(The debate around how to name our community may seem pedantic but it fundamentally shapes how we understand ourselves and what we prioritize as a community./Aleksandr Frolov/iStock/Thinkstock)
Pride Toronto’s recent release of a strategic plan with no explicit mention of lesbians, gays or bisexuals (and only the briefest mention of trans folks) seemed almost satirical when I first heard about it.
“Members of the queer and trans* community” appears once at the end of a list touting who the executive director consulted, and the trans community is mentioned once more for having its relationship with Pride Toronto enhanced.
Other than these two mentions of queer and trans, the only description of the community served by Pride Toronto is the vague yet encompassing phrase: “people with diverse sexual orientations, gender identities and gender expressions.”
I get it. I’ve sat through agonizing meetings where we wrestle with how to express who the event/organization represents without offending or excluding anyone.
But I’m not convinced that the entire identity of this community-that-shall-not-be-named can be adequately represented in a single name that isn’t an unruly mouthful or vague to the point of meaninglessness.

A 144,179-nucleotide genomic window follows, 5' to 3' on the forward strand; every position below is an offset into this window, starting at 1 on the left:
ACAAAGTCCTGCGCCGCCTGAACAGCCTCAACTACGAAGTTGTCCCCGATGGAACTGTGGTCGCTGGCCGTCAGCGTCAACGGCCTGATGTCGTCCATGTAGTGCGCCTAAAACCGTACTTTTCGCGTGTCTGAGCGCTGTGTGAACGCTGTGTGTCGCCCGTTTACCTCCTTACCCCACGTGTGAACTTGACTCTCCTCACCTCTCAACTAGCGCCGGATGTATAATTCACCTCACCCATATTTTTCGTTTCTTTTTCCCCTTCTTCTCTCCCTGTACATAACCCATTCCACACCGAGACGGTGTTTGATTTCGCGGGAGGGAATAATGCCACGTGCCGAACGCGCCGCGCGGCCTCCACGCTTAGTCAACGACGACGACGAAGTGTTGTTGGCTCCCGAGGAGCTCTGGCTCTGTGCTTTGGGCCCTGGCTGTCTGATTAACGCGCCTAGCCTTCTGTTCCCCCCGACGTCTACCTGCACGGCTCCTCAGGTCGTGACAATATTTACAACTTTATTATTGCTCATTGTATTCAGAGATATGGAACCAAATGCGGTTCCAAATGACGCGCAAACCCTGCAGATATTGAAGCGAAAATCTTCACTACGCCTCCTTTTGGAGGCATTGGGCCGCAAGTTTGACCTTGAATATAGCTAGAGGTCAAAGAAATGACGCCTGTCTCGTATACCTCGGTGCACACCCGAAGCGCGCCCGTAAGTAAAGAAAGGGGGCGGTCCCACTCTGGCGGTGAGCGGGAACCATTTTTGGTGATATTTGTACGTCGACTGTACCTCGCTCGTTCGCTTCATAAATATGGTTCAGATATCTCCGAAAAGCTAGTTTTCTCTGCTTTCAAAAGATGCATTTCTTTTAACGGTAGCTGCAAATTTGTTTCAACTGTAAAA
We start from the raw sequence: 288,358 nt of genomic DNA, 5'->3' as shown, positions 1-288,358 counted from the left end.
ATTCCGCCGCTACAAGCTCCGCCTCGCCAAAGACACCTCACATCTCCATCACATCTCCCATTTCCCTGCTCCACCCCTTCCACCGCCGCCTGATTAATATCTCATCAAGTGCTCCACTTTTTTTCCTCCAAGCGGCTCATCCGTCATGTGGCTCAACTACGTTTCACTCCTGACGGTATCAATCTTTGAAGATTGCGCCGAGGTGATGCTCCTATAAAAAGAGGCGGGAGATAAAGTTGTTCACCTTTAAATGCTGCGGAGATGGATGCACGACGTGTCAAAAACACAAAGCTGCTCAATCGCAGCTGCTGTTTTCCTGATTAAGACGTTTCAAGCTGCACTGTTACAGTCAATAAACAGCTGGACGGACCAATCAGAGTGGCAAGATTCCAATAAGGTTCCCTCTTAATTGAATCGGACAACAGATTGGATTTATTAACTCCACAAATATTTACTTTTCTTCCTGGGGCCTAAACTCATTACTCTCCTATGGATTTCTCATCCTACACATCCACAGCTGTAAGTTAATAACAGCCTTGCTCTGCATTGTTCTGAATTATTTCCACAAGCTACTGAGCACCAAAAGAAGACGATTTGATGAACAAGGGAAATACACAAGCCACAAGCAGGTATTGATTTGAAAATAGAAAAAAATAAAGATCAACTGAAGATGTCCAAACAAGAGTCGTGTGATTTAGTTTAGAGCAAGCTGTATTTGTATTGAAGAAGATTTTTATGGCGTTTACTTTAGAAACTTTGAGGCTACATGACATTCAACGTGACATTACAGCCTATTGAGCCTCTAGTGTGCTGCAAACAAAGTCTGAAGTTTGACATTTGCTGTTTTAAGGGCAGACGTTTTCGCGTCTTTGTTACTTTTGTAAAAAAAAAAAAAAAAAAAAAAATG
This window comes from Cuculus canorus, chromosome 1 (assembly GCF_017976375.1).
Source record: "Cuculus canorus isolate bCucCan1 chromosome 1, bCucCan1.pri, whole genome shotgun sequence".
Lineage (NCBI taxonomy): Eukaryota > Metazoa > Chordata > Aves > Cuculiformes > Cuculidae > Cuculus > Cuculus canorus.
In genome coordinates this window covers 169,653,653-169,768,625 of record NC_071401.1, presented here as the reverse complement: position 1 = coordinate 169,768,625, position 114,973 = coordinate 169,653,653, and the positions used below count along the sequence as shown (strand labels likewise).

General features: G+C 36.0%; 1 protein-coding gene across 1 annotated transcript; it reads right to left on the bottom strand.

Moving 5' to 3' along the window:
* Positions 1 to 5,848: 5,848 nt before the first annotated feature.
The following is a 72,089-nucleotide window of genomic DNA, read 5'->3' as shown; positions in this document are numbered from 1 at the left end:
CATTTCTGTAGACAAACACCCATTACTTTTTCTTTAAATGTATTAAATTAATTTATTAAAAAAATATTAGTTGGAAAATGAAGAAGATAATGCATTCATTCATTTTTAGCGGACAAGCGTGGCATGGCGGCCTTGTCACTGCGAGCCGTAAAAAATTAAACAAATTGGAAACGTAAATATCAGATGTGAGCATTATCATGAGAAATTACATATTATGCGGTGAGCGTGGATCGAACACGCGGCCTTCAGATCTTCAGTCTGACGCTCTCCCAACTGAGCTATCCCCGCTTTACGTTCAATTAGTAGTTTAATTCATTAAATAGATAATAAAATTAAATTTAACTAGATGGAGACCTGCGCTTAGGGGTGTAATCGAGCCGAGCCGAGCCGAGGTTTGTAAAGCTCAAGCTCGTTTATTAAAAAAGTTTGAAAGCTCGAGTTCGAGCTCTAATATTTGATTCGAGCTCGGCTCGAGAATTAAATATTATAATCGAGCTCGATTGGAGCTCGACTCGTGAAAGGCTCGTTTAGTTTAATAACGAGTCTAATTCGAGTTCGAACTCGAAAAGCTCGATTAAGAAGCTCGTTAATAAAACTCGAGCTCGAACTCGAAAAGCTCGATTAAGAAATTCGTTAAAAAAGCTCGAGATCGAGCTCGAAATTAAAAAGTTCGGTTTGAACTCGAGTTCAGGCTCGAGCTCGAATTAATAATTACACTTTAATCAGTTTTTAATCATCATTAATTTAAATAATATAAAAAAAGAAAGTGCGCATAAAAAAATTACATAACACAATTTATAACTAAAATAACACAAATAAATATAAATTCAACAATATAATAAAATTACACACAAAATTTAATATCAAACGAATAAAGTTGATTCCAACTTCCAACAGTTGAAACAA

So I think we should focus instead on a key part of our experiences.
Sort of like Canada, the community formerly known as LGBT is extremely diverse, and it often seems like we don’t have that much in common. But one unifying experience we do share is our deviance.
Of course, what’s considered deviant has changed over the years. Women wearing pants and gay people simply existing are no longer extraordinary things. Parts of the LGBT narrative are even becoming accepted as normal, leading to increased inclusion in broader culture for some of us.
Those of us closer to power in other parts of our identities (like being white, wealthy and able-bodied) and more normative in our gender and sexual expressions (like being outwardly monogamous and fitting neatly into the gender binary) have been able to take advantage of these changes to lead safer and more comfortable lives.